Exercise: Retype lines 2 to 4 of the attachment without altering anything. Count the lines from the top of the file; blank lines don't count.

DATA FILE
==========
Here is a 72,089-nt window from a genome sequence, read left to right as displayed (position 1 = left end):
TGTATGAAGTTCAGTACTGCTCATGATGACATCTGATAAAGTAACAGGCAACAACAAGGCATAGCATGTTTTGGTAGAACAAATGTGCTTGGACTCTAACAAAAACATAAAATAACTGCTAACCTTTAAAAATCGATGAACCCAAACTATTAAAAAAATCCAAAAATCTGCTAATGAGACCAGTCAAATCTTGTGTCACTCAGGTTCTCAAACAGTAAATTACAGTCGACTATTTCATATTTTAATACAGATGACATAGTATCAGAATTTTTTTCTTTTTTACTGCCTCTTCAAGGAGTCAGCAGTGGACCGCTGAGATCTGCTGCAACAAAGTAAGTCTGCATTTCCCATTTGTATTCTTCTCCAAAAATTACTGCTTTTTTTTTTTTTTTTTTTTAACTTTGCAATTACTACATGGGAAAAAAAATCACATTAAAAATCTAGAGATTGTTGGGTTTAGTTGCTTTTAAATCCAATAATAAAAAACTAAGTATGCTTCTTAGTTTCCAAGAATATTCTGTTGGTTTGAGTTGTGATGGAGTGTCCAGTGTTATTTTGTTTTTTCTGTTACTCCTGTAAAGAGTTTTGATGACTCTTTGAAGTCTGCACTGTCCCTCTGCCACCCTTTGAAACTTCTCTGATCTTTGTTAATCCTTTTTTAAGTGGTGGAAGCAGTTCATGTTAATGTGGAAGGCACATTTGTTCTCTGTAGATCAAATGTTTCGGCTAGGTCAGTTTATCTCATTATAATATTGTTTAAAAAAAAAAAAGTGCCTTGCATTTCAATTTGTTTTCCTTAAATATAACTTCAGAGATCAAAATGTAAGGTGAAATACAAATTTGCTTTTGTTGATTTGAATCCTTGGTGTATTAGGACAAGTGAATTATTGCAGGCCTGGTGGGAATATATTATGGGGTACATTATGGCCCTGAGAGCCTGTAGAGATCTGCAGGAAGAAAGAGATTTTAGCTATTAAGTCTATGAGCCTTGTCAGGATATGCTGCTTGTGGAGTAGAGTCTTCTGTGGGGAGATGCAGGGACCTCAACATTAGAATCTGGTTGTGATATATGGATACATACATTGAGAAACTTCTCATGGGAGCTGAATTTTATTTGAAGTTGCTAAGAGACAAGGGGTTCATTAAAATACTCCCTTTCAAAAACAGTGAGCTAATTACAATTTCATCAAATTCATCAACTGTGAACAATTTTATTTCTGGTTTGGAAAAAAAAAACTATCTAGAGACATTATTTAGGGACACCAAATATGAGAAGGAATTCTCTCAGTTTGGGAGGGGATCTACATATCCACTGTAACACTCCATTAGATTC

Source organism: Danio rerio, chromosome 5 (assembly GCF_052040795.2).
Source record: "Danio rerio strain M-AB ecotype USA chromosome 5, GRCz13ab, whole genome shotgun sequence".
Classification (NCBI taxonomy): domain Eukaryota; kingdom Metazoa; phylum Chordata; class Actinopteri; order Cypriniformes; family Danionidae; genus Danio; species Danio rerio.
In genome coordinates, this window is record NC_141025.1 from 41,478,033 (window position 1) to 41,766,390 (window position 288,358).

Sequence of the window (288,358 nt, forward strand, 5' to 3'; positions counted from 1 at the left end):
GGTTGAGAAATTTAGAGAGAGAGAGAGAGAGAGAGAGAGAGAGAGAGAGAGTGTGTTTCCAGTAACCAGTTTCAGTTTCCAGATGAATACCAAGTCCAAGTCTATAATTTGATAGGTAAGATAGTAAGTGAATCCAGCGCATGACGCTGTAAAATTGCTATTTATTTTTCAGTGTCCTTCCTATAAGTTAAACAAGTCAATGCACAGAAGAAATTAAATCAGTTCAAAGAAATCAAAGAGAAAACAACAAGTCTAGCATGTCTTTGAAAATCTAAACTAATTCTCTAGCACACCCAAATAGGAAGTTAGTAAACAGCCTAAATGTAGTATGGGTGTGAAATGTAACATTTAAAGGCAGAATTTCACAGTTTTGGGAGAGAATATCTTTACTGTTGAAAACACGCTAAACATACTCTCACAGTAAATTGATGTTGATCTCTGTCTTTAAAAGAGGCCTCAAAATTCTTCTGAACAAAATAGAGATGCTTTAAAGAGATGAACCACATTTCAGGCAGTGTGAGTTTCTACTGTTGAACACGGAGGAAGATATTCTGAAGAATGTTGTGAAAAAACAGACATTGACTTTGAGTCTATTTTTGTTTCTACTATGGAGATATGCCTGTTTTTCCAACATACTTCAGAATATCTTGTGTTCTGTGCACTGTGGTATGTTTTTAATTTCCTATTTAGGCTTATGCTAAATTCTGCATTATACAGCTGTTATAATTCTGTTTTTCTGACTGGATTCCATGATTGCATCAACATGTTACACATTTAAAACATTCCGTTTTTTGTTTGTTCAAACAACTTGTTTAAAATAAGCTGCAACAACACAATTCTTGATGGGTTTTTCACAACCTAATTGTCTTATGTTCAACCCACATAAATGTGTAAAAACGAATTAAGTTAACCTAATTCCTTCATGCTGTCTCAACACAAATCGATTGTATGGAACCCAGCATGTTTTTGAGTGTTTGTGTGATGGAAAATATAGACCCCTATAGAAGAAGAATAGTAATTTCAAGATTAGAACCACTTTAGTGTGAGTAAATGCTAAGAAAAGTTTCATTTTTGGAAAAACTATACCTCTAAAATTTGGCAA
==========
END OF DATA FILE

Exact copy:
TGTATGAAGTTCAGTACTGCTCATGATGACATCTGATAAAGTAACAGGCAACAACAAGGCATAGCATGTTTTGGTAGAACAAATGTGCTTGGACTCTAACAAAAACATAAAATAACTGCTAACCTTTAAAAATCGATGAACCCAAACTATTAAAAAAATCCAAAAATCTGCTAATGAGACCAGTCAAATCTTGTGTCACTCAGGTTCTCAAACAGTAAATTACAGTCGACTATTTCATATTTTAATACAGATGACATAGTATCAGAATTTTTTTCTTTTTTACTGCCTCTTCAAGGAGTCAGCAGTGGACCGCTGAGATCTGCTGCAACAAAGTAAGTCTGCATTTCCCATTTGTATTCTTCTCCAAAAATTACTGCTTTTTTTTTTTTTTTTTTTTAACTTTGCAATTACTACATGGGAAAAAAAATCACATTAAAAATCTAGAGATTGTTGGGTTTAGTTGCTTTTAAATCCAATAATAAAAAACTAAGTATGCTTCTTAGTTTCCAAGAATATTCTGTTGGTTTGAGTTGTGATGGAGTGTCCAGTGTTATTTTGTTTTTTCTGTTACTCCTGTAAAGAGTTTTGATGACTCTTTGAAGTCTGCACTGTCCCTCTGCCACCCTTTGAAACTTCTCTGATCTTTGTTAATCCTTTTTTAAGTGGTGGAAGCAGTTCATGTTAATGTGGAAGGCACATTTGTTCTCTGTAGATCAAATGTTTCGGCTAGGTCAGTTTATCTCATTATAATATTGTTTAAAAAAAAAAAAGTGCCTTGCATTTCAATTTGTTTTCCTTAAATATAACTTCAGAGATCAAAATGTAAGGTGAAATACAAATTTGCTTTTGTTGATTTGAATCCTTGGTGTATTAGGACAAGTGAATTATTGCAGGCCTGGTGGGAATATATTATGGGGTACATTATGGCCCTGAGAGCCTGTAGAGATCTGCAGGAAGAAAGAGATTTTAGCTATTAAGTCTATGAGCCTTGTCAGGATATGCTGCTTGTGGAGTAGAGTCTTCTGTGGGGAGATGCAGGGACCTCAACATTAGAATCTGGTTGTGATATATGGATACATACATTGAGAAACTTCTCATGGGAGCTGAATTTTATTTGAAGTTGCTAAGAGACAAGGGGTTCATTAAAATACTCCCTTTCAAAAACAGTGAGCTAATTACAATTTCATCAAATTCATCAACTGTGAACAATTTTATTTCTGGTTTGGAAAAAAAAAACTATCTAGAGACATTATTTAGGGACACCAAATATGAGAAGGAATTCTCTCAGTTTGGGAGGGGATCTACATATCCACTGTAACACTCCATTAGATTC

Source organism: Danio rerio, chromosome 5 (assembly GCF_052040795.2).
Source record: "Danio rerio strain M-AB ecotype USA chromosome 5, GRCz13ab, whole genome shotgun sequence".